Press Release

MHA Issues Alzheimer’s and Related Dementias  Treatment Guidance for Hospitals

December 3, 2018

CONTACT: Catherine Bromberg

The Massachusetts Health & Hospital Association (MHA) Alzheimer’s and Related Dementias Workgroup has issued a new guidance document to assist hospitals with implementing care and management practices for patients with Alzheimer’s and related dementias. Every acute care hospital licensed by the state Department of Public Health is required to implement such plans by October 1, 2021.

The 25-page document Guidance for Developing an Operational Plan to Address Diagnosis and Care for Patients with Alzheimer’s Disease and Related Dementias in Hospital Settings – is based on recommendations issued in June of 2017 by the state’s Alzheimer’s and Related Dementias Acute Care Advisory Committee. The advisory committee was coordinated jointly by the state Department of Public Health and the Executive Office of Elder Affairs.


MHA also received input on the guidance document from state regulators to ensure that the recommendations align with mandates contained in Chapter 220 of the Acts of 2018, which among other things created new caregiver training and care planning requirements and a statewide advisory council to coordinate the development of Alzheimer’s and other related dementias services.  

Clinicians from 11 Massachusetts hospital and health systems, along with patient advisors and members of the Alzheimer’s Association – MA/NH Chapter, served on the MHA workgroup, which met from December 2017 through the summer of 2018. The workgroup developed the following six broad recommendations:

  1. The need to provide culturally sensitive training on dementia and/or delirium to a broad range of caregivers;
  2. The importance of providing the optimal environment for patients, which may include sound reduction measures and special lighting;
  3. The necessity of learning the patient’s prior history by working with the patient, family, caregivers, EMS personnel, among others;
  4. Management of treatment once the patient is in the care of providers in the hospital;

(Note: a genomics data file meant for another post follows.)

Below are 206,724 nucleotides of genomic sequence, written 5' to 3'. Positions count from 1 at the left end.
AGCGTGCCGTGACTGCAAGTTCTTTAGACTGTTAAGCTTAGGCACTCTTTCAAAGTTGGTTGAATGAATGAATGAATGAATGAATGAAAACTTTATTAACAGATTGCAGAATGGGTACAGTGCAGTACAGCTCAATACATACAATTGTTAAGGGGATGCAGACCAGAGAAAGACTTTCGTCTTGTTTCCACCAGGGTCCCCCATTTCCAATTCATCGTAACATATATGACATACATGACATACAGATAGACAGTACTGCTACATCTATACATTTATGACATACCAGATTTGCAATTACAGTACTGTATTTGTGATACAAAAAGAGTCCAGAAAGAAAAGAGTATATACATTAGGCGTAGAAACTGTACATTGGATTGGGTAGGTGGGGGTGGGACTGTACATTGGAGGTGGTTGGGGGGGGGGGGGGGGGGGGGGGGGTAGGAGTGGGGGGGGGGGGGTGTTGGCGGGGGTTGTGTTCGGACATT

5. Improving communication in care transfers and in discharges; and
  6. Incorporating advanced care planning into the general information provided to a patient and caregivers to ensure that patients with Alzheimer’s and related dementias have the full resources available to them.

Each broad guideline is accompanied by a list of the care team members who would be involved in carrying out a given component of the guidance, as well as suggested action steps and additional resources to assist hospitals in adopting or revising their clinical and operational dementia care practices.

There are several forms of dementia, the most common of which is Alzheimer’s disease. However, hospitals also treat patients who suffer from delirium, which is separate and distinct from dementia. Unlike dementia, delirium – a condition that is common in hospitalized patients with dementia – is a temporary condition and may be preventable. The MHA guidance addresses both dementia and delirium in patients in hospital emergency departments and inpatient units.

The report finds that, as is true for all aspects of care across the continuum but especially so for those living with Alzheimer's and related dementias, the handoffs from one care setting to another are extraordinarily important. Perhaps the most important recommendation repeated throughout the guidance document is the necessity of screening appropriate patients promptly and thoroughly to determine treatment protocols and appropriate interventions.

“MHA would like to thank the outstanding clinical experts and patient advisors from our member hospitals who served on the Alzheimer’s and Related Dementias Workgroup for all of their important contributions,” said Steve Walsh, President & CEO of MHA. “We hope this report – which is also posted on MHA’s PatientCareLink quality and patient safety website – assists hospital caregivers in their ongoing efforts to enhance treatments and supports for Alzheimer’s and other dementias successfully meet the unique needs of this vulnerable patient population.”